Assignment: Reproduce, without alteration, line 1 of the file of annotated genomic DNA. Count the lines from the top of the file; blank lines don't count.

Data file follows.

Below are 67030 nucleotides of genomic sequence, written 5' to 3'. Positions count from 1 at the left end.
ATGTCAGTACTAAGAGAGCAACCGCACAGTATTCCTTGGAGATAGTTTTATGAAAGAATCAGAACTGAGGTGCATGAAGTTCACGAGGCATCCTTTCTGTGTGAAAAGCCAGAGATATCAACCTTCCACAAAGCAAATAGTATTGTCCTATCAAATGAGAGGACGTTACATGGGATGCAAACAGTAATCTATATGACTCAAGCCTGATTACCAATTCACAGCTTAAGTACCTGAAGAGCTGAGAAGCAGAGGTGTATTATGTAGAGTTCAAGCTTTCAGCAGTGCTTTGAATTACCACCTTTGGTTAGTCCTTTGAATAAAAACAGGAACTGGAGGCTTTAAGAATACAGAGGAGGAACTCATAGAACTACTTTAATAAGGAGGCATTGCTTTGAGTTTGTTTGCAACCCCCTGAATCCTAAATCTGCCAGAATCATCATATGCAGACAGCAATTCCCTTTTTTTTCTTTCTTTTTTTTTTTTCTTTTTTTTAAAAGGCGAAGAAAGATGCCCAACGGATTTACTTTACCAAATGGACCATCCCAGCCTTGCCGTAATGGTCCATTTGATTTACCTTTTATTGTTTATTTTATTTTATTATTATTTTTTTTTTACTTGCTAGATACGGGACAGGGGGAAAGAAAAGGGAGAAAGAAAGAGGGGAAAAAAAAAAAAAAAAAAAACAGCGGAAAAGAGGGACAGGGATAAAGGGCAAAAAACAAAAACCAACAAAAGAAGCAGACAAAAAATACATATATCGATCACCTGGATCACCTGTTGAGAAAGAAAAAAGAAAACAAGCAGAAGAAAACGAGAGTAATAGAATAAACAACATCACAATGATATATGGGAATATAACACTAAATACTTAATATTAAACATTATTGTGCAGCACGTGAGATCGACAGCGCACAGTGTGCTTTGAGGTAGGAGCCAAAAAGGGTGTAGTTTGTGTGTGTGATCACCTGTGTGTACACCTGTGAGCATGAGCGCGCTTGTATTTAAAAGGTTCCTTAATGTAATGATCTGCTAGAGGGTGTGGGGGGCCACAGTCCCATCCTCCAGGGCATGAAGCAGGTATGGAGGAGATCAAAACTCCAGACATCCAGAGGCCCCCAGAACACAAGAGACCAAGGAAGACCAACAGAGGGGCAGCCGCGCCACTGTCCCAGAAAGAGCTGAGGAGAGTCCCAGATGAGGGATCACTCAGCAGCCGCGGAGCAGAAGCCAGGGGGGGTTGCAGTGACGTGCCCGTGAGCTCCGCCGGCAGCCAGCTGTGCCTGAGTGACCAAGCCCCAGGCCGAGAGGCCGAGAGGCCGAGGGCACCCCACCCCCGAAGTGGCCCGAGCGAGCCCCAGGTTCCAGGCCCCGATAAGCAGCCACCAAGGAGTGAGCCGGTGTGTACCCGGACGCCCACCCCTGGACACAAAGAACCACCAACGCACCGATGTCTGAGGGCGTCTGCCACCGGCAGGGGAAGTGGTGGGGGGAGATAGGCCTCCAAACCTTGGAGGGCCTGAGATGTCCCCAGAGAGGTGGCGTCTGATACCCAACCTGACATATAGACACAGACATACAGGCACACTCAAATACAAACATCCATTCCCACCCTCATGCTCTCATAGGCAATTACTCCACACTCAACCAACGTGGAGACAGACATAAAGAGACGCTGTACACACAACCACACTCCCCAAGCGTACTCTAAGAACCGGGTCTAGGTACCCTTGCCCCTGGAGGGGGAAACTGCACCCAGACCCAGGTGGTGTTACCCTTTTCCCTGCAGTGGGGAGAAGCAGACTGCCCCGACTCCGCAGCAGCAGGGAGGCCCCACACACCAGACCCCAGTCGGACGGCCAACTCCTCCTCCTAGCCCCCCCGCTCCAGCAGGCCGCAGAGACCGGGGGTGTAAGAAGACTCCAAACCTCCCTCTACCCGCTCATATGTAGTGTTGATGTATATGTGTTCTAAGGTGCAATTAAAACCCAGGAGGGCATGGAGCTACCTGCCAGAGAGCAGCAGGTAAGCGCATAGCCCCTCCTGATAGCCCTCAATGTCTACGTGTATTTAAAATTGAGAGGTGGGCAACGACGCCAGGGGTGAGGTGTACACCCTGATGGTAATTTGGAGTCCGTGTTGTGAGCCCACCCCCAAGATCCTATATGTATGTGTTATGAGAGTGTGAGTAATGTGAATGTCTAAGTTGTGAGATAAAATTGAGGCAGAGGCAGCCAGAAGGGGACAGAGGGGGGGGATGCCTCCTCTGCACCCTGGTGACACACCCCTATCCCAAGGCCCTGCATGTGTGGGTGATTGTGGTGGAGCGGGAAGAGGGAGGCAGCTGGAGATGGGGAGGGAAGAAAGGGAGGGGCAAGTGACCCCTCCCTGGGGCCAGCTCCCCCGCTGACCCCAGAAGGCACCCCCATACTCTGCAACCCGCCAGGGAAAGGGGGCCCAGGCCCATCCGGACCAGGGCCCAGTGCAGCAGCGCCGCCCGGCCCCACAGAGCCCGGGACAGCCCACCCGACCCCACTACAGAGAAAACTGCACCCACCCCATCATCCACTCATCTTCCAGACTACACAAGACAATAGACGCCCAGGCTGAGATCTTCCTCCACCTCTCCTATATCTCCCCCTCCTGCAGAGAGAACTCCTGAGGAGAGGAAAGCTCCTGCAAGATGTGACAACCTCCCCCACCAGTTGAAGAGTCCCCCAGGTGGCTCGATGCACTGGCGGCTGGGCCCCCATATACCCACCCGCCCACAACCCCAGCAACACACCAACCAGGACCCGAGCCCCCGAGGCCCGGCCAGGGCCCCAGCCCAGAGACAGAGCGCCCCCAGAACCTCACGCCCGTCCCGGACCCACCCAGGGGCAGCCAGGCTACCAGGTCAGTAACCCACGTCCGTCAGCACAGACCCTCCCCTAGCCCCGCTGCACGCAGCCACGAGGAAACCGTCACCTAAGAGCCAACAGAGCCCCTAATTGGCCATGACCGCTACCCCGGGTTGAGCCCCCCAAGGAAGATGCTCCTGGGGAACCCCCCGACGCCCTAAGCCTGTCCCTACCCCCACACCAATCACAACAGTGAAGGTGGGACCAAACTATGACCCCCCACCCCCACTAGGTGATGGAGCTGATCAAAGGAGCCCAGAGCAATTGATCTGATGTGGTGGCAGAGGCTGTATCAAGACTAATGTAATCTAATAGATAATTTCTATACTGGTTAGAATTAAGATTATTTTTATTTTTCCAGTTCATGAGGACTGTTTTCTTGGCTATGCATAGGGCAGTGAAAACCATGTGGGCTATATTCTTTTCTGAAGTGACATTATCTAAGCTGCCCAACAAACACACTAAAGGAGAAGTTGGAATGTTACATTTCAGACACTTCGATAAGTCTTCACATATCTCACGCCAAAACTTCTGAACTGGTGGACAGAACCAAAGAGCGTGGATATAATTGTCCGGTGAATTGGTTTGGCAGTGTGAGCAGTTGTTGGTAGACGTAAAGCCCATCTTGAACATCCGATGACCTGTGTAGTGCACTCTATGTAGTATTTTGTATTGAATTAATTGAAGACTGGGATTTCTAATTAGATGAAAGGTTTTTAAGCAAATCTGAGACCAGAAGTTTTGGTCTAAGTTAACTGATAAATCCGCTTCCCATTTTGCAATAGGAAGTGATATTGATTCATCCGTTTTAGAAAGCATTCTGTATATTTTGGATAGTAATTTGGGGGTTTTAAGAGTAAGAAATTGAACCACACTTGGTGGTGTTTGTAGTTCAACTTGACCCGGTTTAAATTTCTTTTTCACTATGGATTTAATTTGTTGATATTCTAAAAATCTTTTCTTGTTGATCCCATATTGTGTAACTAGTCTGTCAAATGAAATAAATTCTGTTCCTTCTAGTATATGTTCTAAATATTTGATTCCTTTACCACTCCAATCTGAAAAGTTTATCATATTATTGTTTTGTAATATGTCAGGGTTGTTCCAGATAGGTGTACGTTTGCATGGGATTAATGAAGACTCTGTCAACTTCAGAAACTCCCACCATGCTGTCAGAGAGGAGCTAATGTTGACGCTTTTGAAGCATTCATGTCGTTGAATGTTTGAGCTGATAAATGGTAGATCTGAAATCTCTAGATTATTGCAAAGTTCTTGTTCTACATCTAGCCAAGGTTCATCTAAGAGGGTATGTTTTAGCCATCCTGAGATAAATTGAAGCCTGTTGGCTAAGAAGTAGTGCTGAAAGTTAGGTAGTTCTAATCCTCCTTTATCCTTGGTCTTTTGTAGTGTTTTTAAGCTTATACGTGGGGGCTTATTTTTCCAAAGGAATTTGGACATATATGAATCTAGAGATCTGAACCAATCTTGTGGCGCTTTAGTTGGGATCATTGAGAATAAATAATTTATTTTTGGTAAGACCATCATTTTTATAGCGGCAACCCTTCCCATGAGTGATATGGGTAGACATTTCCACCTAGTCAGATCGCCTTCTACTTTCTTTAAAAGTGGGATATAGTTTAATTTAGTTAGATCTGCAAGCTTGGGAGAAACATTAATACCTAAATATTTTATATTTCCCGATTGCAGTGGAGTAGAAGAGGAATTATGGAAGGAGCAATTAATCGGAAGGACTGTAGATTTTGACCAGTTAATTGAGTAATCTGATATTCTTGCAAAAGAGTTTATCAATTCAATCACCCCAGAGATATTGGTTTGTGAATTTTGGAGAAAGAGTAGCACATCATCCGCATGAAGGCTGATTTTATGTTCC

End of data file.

Below are 67030 nucleotides of genomic sequence, written 5' to 3'. Positions count from 1 at the left end.